What We're Reading: Trendwatch Week 32

HK protests spread to airport cargo operations

Air traffic controllers, flight crews, and pilots have joined the protests gripping Hong Kong. The result has been severe delays for the world’s busiest cargo gateway as hundreds of flight cancellations have been forced upon it. While flag-carrier Cathay Pacific has yet to cancel any freighter services, it has warned that all-cargo flights may experience delays. 

Source: The Loadstar


Tariff whiplash is already taking a toll on retail

Welcome to the era of trade chaos for retail. Beginning in May, retailers lived with the official reality that a huge swatch of Chinese goods — known as "tranche four" and covering pretty much everything that hasn't already gone through tariff increases already — would get a 25% tariff. Retailers and analysts from nearly every sector warned of price hikes for consumers, disruptions to their supply chain and margin hits. Some companies began rushing in imports to beat the tariffs.

Source: Supply Chain Dive


Trump to add tariffs on another $300bn of Chinese goods

The United States would impose an additional 10% tariff on up to USD 300 billion worth of Chinese imports, according to the U.S. President.

The announcement was made after the world’s two largest economies restarted trade talks in Shanghai last week.

Source: World Maritime News


Container terminal throughput set to hit near a billion teu in five years

Global container terminal utilisation levels are set to increase over the next five years, according to new research from shipping analyst Drewry Maritime Advisors.
According to the newly published Global Container Terminal Operators Annual Review and Forecast 2019, global container port traffic is expected to grow by 4.4% a year for the next five years – meaning global throughput will be near a staggering 1bn teu by the end of 2023.

Source: The Loadstar


Sanctions and tariffs: the new economic battlefield

Economic warfare is being fought with an intensity not seen since the period leading up to World War II as countries deploy tariffs, embargoes and economic sanctions to force policy changes or punish their adversaries.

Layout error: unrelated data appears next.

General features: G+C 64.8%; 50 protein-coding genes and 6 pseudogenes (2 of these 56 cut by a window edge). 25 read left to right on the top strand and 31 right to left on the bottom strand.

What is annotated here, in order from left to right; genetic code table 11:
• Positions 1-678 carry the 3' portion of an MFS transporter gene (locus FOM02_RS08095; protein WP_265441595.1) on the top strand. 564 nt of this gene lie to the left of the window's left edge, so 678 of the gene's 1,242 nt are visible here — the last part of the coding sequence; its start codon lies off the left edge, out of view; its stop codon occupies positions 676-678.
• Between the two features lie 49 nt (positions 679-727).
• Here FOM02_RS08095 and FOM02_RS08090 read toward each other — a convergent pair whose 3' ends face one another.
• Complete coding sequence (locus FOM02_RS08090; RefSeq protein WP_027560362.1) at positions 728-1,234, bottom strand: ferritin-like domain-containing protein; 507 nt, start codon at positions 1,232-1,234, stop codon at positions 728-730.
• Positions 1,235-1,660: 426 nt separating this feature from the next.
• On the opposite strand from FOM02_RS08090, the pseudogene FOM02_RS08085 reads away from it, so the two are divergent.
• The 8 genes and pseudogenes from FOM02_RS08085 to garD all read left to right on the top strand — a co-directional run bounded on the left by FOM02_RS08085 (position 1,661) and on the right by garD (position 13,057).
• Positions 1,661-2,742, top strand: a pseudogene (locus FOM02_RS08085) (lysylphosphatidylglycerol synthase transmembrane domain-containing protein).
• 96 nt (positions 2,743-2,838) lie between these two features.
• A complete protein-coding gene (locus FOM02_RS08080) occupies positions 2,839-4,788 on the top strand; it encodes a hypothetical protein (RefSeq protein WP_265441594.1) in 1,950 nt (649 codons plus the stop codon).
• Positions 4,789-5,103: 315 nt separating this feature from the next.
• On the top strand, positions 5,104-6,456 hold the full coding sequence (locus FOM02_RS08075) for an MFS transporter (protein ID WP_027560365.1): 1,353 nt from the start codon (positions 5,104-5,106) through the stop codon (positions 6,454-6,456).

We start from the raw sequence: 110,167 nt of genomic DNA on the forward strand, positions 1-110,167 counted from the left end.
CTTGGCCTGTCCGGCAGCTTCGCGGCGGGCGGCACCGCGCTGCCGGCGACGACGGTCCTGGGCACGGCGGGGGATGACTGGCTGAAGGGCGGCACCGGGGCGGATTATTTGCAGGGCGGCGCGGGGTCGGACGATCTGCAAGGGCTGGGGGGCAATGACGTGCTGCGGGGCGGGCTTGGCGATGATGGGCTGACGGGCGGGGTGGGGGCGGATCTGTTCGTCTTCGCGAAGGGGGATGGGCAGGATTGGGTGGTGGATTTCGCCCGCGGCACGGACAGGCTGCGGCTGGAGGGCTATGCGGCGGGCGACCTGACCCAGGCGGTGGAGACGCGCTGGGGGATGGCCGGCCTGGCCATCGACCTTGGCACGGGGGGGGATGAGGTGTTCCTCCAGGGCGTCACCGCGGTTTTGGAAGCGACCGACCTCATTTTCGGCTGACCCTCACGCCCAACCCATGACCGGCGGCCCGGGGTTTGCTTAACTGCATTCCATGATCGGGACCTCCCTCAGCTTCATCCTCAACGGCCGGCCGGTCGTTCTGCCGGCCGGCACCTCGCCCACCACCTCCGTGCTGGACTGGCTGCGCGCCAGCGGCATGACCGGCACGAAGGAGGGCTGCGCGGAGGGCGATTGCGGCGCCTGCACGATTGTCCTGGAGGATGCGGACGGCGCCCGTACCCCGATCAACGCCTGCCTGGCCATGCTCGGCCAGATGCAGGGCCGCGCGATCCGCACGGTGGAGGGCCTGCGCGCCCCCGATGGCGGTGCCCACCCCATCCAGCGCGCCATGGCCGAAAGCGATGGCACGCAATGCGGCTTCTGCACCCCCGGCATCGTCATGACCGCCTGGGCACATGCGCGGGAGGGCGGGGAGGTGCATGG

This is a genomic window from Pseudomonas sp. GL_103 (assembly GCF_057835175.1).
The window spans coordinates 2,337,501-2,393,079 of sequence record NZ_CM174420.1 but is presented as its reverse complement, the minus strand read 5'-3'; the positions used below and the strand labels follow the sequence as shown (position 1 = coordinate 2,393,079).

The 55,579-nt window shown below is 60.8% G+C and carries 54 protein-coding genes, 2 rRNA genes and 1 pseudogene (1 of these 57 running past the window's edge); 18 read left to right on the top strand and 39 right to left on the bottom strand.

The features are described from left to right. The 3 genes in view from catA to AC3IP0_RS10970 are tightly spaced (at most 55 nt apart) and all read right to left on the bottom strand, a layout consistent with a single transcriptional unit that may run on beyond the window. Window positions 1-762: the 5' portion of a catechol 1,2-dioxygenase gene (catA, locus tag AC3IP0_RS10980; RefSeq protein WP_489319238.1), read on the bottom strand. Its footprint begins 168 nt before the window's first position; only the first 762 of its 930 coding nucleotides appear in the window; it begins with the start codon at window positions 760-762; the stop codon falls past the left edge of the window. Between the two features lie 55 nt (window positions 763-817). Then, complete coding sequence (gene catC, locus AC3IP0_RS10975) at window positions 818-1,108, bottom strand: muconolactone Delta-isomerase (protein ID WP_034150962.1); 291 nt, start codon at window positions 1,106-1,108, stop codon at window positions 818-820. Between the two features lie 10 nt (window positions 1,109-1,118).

Free trade is coming off second best, and global trade has stalled. There’s been no growth in trade volumes since late 2017, contributing to a slowing world economy.

Source: The Maritime Executive


2020 bunker pricing pains

With the IMO 2020 regulations approaching, it is important that commercial operators are aware of the potential impact that volatile fuel prices may have on their operations. 

The effect the new MARPOL provisions will have on bunker prices is not yet clear though it is expected to be significant. The current price spread between fuel oil with 3.5% sulphur content and low sulphur fuel (0.5%) is estimated to be around USD200, according to Clarksons Platou Futures and the surge in demand for low sulphur fuel, coupled with concerns on refinery capacity, is likely to result in price rises and fluctuations while the market settles out.

Source: The Maritime Executive


Tariff fears caused a U.S. import surge. Now warehouses are full.

A short drive outside Los Angeles lies one of the world’s biggest warehouse complexes. Gene Seroka says its 1.8 billion square feet of capacity — enough room to house 9 million cars — is “bursting at the seams.”

The warehouse district is part of the Inland Empire, serving the port of Long Beach and the twin port of Los Angeles, where Seroka is executive director. Together they handle almost half of American’s maritime trade with China. If you live in the U.S., especially the western half, your toothbrush, television or shoes may well have passed through the Empire.

Source: Supply Chain Brain